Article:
THE death of four children reportedly due to measles in Sukkur on Monday has put renewed focus on the contagious disease, which, according to the World Health Organisation, is a major cause of child mortality in Pakistan. While measles cases have been reported from across the country, Sindh has been particularly affected. As reported in this paper, over 20 children have died in several districts of upper Sindh over the past five weeks. Reliable estimates paint an even more grim picture; in the current year over 300 outbreaks have been reported in Sindh while there have been over 100 deaths in the province due to measles.
Poor routine immunisation coverage seems to be the major reason behind the frequent outbreaks of the preventable disease. Paediatricians have called for increasing the number of vaccination centres across the country; doctors point to a drop in routine immunisation as contributing to the increased cases of measles. A door-to-door vaccination drive must be launched immediately in the affected areas.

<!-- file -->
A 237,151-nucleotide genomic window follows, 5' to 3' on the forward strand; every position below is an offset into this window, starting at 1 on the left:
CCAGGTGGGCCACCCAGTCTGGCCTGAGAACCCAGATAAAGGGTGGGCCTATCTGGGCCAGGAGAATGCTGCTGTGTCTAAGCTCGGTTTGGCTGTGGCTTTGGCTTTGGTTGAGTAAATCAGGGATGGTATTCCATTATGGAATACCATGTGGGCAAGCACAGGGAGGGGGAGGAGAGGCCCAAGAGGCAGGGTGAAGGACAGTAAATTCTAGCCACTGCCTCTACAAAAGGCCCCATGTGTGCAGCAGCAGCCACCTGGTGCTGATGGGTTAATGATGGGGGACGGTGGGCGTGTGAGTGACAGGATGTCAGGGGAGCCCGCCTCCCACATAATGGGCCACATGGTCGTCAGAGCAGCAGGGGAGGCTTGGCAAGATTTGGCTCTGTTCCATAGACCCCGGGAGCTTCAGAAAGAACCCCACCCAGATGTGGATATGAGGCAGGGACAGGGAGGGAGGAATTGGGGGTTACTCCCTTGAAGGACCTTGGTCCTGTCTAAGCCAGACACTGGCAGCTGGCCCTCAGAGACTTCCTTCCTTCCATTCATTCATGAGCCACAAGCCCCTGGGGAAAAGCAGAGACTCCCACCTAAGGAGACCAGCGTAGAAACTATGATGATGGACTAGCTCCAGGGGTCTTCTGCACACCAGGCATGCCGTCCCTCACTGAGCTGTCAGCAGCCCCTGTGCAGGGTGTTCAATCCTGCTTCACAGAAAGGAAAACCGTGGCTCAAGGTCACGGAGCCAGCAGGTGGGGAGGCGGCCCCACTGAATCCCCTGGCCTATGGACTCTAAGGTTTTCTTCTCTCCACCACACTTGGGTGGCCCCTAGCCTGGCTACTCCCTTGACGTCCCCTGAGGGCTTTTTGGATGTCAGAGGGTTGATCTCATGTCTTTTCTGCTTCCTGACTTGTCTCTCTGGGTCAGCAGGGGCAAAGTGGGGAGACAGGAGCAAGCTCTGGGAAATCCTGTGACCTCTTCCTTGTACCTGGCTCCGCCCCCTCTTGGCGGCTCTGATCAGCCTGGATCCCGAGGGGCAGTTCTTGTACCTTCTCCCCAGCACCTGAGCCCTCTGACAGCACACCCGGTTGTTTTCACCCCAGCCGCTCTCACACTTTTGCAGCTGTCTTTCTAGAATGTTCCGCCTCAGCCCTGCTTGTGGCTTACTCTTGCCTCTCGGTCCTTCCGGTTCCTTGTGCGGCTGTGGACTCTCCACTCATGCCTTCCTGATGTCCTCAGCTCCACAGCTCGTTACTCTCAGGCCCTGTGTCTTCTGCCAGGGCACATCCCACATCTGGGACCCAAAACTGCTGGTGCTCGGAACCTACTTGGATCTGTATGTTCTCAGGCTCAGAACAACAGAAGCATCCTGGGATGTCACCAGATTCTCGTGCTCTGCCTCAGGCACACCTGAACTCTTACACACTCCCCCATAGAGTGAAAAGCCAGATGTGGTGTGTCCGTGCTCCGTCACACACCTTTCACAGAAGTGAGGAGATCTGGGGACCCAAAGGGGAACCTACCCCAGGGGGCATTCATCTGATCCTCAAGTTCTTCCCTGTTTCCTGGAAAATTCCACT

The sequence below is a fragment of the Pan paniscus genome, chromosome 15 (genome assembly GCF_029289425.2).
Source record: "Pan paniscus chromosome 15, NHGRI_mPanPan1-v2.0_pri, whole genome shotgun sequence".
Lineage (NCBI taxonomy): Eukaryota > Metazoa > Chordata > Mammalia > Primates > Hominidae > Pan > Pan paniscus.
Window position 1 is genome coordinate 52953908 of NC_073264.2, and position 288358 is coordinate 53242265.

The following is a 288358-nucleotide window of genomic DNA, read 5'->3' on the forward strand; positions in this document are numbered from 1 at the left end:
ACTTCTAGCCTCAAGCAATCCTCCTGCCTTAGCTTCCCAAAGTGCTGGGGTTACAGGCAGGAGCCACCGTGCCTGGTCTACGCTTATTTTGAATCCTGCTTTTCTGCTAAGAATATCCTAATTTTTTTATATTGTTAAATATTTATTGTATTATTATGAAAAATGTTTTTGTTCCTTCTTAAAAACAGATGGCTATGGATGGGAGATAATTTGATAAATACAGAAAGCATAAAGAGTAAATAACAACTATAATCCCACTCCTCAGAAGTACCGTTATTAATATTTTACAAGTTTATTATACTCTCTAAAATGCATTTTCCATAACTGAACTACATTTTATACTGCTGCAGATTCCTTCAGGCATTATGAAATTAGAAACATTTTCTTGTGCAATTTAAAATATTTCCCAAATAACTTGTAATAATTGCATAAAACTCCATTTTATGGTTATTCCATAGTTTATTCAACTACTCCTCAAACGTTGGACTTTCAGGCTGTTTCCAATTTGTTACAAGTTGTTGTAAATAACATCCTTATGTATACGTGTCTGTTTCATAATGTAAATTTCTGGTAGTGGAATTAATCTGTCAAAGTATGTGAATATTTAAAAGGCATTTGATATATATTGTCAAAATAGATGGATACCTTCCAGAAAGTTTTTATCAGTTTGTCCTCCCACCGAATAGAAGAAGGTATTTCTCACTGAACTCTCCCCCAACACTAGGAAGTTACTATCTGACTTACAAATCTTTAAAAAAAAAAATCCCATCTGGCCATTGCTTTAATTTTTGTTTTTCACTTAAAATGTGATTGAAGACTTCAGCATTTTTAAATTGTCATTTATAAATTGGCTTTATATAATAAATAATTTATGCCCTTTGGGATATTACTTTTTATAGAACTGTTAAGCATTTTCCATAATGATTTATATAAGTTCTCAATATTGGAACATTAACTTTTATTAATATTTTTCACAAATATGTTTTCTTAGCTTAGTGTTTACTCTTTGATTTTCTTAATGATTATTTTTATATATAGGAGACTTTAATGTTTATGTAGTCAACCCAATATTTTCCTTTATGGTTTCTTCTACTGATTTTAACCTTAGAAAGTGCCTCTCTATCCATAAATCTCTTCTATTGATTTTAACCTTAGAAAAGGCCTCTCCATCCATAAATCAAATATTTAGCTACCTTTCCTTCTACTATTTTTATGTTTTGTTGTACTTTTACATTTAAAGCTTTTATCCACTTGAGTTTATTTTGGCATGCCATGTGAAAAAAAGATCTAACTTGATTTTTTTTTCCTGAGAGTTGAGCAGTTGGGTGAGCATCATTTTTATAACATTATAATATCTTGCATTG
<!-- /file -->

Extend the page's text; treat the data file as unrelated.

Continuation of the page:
Also, there are disturbing reports that vaccinators have been facing resistance in upper Sindh from parents. Superstitious beliefs are rife in the region and some villagers have refused to have their children immunised as they believe the measles outbreaks are ‘tests of faith’. The state must inject renewed vigour into the campaign to immunise all children, especially in far-flung areas and urban slums. Only a coordinated effort by government officials, elected representatives and community elders to dispel false propaganda and superstitious beliefs can convince reluctant parents to immunise their children. It must also be said that while the campaign against polio needs sustained efforts to eradicate the crippling ailment, the state needs to give equal importance to vaccinating children against other diseases, such as measles, included in the Expanded Programme on Immunisation.